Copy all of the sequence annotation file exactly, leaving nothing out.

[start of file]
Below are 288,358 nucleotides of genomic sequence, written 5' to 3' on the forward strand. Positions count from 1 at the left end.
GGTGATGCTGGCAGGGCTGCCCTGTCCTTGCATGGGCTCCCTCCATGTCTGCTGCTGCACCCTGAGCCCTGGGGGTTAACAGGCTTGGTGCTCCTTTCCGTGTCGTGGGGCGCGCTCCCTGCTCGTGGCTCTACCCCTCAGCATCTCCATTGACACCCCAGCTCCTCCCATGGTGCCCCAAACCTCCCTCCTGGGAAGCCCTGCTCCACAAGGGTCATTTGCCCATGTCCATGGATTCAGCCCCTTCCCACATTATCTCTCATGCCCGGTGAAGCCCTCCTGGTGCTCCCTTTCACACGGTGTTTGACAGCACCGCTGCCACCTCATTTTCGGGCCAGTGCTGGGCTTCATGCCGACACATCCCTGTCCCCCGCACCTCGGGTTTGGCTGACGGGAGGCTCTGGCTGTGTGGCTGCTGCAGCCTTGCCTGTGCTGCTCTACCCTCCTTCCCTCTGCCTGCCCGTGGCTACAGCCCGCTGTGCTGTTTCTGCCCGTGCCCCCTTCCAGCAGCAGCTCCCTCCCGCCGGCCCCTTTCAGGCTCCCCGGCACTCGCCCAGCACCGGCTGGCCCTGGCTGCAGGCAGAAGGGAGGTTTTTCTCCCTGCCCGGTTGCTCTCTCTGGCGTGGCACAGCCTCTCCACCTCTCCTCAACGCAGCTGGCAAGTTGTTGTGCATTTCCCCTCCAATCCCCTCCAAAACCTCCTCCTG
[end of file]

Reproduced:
Below are 288,358 nucleotides of genomic sequence, written 5' to 3' on the forward strand. Positions count from 1 at the left end.
GGTGATGCTGGCAGGGCTGCCCTGTCCTTGCATGGGCTCCCTCCATGTCTGCTGCTGCACCCTGAGCCCTGGGGGTTAACAGGCTTGGTGCTCCTTTCCGTGTCGTGGGGCGCGCTCCCTGCTCGTGGCTCTACCCCTCAGCATCTCCATTGACACCCCAGCTCCTCCCATGGTGCCCCAAACCTCCCTCCTGGGAAGCCCTGCTCCACAAGGGTCATTTGCCCATGTCCATGGATTCAGCCCCTTCCCACATTATCTCTCATGCCCGGTGAAGCCCTCCTGGTGCTCCCTTTCACACGGTGTTTGACAGCACCGCTGCCACCTCATTTTCGGGCCAGTGCTGGGCTTCATGCCGACACATCCCTGTCCCCCGCACCTCGGGTTTGGCTGACGGGAGGCTCTGGCTGTGTGGCTGCTGCAGCCTTGCCTGTGCTGCTCTACCCTCCTTCCCTCTGCCTGCCCGTGGCTACAGCCCGCTGTGCTGTTTCTGCCCGTGCCCCCTTCCAGCAGCAGCTCCCTCCCGCCGGCCCCTTTCAGGCTCCCCGGCACTCGCCCAGCACCGGCTGGCCCTGGCTGCAGGCAGAAGGGAGGTTTTTCTCCCTGCCCGGTTGCTCTCTCTGGCGTGGCACAGCCTCTCCACCTCTCCTCAACGCAGCTGGCAAGTTGTTGTGCATTTCCCCTCCAATCCCCTCCAAAACCTCCTCCTG